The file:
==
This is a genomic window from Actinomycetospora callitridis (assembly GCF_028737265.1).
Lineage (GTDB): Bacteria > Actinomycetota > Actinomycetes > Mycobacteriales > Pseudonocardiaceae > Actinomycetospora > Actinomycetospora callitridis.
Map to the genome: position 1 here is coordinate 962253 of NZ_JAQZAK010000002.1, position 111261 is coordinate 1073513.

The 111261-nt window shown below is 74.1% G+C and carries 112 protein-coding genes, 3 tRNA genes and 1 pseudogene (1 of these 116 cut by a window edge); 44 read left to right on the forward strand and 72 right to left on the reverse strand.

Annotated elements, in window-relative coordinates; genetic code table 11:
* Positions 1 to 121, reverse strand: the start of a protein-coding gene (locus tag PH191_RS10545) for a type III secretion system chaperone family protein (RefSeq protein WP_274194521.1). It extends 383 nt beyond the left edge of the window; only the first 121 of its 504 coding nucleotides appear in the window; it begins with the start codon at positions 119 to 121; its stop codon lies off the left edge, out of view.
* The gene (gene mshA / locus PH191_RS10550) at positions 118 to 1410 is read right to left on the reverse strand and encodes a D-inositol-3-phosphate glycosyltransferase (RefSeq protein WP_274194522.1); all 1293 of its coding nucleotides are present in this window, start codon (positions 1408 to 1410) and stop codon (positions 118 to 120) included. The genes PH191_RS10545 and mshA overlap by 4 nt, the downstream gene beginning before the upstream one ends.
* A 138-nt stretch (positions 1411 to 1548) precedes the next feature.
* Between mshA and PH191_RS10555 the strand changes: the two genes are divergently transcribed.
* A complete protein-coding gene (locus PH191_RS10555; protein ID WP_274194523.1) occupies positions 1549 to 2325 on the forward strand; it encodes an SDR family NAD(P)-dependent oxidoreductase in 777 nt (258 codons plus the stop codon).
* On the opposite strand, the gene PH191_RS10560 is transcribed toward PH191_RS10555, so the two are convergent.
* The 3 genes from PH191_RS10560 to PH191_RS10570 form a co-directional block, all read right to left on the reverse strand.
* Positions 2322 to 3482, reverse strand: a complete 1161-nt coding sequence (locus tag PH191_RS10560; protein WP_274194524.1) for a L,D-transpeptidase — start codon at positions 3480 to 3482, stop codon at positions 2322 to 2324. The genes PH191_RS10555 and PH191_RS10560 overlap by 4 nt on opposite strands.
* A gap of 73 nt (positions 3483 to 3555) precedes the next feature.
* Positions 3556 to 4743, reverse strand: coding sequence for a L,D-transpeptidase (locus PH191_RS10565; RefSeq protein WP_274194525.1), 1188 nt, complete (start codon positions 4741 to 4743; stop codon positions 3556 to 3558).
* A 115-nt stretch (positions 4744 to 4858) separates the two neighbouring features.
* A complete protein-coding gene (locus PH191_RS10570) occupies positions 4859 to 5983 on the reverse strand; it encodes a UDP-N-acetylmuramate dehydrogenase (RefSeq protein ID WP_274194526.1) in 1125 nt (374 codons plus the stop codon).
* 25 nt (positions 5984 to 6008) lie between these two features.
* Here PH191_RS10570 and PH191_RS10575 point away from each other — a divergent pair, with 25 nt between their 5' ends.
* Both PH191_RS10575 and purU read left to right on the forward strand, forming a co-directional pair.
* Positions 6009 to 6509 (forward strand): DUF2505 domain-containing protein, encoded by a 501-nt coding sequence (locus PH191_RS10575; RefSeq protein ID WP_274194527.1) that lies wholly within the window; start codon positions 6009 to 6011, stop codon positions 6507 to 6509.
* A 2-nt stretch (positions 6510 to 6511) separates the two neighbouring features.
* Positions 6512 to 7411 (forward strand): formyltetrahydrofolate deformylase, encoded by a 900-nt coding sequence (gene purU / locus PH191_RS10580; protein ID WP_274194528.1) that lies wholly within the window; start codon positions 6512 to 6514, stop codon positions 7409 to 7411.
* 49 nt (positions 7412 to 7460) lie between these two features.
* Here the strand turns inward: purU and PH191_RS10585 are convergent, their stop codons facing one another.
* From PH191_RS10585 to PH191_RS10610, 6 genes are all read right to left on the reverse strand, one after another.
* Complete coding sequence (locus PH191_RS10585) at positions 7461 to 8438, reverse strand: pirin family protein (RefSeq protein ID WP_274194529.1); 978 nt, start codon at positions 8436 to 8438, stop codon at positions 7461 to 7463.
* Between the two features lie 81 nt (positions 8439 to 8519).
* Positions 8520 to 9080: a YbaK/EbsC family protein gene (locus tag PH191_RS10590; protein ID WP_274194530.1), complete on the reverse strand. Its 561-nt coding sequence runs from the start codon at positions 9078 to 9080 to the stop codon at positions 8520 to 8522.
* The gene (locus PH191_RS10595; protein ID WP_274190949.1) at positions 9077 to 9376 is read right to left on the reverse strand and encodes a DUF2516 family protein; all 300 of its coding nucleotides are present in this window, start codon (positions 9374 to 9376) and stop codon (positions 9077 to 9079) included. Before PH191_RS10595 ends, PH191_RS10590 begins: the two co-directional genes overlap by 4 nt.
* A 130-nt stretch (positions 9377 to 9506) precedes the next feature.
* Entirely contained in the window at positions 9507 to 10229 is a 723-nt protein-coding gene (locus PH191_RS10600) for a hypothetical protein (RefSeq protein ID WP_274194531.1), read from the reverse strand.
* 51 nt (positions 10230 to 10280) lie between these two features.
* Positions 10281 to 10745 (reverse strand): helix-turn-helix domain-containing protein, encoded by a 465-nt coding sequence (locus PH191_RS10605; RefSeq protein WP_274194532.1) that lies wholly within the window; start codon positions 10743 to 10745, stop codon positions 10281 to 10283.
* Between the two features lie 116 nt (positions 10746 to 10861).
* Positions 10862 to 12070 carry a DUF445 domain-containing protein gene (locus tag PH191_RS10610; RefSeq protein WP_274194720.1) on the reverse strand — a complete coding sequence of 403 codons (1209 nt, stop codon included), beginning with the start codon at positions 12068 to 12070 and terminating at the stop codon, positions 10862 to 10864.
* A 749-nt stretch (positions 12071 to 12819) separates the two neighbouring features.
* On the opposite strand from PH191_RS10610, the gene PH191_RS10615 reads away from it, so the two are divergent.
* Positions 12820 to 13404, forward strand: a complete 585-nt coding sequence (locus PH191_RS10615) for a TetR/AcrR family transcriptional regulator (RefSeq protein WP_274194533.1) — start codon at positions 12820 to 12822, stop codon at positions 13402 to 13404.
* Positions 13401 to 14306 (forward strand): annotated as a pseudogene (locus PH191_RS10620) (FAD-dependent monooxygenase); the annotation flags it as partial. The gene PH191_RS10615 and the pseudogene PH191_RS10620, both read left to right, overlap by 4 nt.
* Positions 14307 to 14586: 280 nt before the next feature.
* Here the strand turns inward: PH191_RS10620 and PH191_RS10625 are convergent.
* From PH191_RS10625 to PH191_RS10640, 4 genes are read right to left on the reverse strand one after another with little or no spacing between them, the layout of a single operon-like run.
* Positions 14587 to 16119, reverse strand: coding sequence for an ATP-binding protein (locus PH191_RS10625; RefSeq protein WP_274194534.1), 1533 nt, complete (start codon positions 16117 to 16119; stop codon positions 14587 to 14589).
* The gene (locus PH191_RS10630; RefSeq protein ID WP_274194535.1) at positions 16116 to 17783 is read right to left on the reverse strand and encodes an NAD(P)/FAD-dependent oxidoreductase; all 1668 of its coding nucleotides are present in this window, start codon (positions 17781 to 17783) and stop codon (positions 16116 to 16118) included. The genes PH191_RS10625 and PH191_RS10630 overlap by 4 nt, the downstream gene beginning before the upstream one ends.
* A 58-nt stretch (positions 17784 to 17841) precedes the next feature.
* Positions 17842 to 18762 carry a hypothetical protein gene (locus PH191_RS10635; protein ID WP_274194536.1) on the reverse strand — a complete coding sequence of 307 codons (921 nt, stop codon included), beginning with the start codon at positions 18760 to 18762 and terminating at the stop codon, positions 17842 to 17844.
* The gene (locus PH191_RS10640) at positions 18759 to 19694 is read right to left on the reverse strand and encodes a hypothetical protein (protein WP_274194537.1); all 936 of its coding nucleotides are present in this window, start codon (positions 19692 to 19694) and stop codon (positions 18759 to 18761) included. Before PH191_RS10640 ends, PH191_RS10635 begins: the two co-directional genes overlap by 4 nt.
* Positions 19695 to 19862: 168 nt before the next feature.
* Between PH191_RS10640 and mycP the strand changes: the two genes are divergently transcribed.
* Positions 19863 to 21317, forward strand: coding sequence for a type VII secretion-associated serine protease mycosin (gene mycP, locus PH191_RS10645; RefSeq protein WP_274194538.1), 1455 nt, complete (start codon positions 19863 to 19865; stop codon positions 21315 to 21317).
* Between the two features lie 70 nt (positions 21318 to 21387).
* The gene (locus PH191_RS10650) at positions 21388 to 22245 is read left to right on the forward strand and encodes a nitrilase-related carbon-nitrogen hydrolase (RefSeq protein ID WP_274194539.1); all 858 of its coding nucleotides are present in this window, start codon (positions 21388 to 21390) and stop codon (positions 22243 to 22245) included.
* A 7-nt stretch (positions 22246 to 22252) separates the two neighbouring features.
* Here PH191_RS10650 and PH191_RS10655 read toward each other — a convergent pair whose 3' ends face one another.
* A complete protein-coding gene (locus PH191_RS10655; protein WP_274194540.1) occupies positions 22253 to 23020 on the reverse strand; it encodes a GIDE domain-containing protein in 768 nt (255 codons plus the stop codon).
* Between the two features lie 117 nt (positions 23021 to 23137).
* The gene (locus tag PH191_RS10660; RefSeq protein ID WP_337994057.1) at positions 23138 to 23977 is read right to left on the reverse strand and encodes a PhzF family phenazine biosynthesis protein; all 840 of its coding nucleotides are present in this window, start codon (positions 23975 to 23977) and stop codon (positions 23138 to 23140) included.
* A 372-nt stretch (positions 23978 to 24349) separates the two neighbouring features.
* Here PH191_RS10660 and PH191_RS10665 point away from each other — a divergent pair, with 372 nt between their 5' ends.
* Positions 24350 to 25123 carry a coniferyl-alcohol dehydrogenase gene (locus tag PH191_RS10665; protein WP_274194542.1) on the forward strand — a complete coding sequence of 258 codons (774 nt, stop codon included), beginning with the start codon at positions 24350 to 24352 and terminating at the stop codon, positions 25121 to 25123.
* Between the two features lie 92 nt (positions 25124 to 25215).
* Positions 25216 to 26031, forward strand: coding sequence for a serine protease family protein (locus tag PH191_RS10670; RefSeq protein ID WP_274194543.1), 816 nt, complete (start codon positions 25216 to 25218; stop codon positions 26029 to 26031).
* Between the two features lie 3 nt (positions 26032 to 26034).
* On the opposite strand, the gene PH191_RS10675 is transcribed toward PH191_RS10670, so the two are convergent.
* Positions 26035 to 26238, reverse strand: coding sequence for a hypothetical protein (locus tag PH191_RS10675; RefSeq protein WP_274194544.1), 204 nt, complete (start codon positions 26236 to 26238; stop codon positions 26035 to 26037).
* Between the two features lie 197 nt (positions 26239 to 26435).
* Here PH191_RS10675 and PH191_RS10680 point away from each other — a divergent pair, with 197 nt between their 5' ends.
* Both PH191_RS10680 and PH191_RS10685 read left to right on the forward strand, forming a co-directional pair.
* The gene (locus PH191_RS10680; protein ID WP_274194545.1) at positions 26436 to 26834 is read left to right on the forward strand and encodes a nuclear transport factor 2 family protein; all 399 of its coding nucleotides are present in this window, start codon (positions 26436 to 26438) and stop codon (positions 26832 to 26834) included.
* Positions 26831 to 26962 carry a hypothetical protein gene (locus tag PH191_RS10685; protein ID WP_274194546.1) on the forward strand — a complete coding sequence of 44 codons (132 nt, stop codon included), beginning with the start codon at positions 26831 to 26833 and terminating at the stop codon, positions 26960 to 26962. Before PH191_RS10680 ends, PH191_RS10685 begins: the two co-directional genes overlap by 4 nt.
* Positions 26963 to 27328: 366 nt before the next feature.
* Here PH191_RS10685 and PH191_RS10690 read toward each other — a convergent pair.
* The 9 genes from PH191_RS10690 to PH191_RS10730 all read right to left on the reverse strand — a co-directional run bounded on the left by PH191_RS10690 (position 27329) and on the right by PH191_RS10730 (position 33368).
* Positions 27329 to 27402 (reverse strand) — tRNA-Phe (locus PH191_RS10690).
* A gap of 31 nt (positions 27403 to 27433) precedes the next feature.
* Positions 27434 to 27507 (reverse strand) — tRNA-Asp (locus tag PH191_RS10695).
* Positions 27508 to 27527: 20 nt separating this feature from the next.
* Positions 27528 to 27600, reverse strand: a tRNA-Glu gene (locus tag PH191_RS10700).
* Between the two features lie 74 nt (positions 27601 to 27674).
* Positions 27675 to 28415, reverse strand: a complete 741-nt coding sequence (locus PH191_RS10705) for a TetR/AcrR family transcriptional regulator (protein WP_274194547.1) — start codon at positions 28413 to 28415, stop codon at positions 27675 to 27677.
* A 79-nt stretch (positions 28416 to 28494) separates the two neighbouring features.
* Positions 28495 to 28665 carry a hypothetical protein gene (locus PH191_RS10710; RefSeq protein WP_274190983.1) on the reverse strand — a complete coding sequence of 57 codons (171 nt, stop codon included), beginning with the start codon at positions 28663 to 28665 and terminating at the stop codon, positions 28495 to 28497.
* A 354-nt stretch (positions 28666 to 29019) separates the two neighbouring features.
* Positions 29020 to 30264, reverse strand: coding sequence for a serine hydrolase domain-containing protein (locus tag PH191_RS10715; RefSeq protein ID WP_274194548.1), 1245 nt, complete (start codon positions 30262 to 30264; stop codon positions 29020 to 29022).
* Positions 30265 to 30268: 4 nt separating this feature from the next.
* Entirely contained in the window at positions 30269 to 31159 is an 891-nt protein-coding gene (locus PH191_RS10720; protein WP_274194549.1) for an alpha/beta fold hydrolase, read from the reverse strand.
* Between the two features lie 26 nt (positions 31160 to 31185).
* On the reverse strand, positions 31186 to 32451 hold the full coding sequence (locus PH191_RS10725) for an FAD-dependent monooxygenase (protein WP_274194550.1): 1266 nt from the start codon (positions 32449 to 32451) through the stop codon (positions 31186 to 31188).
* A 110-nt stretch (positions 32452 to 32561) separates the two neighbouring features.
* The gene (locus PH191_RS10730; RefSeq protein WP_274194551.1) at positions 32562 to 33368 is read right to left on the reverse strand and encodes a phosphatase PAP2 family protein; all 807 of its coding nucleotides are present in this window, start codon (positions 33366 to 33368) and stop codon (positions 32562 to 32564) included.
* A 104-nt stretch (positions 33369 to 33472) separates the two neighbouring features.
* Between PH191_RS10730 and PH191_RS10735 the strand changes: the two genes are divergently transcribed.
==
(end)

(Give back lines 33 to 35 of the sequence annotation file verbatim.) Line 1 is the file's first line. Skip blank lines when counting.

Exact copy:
* 51 nt (positions 10230 to 10280) lie between these two features.
* Positions 10281 to 10745 (reverse strand): helix-turn-helix domain-containing protein, encoded by a 465-nt coding sequence (locus PH191_RS10605; RefSeq protein WP_274194532.1) that lies wholly within the window; start codon positions 10743 to 10745, stop codon positions 10281 to 10283.
* Between the two features lie 116 nt (positions 10746 to 10861).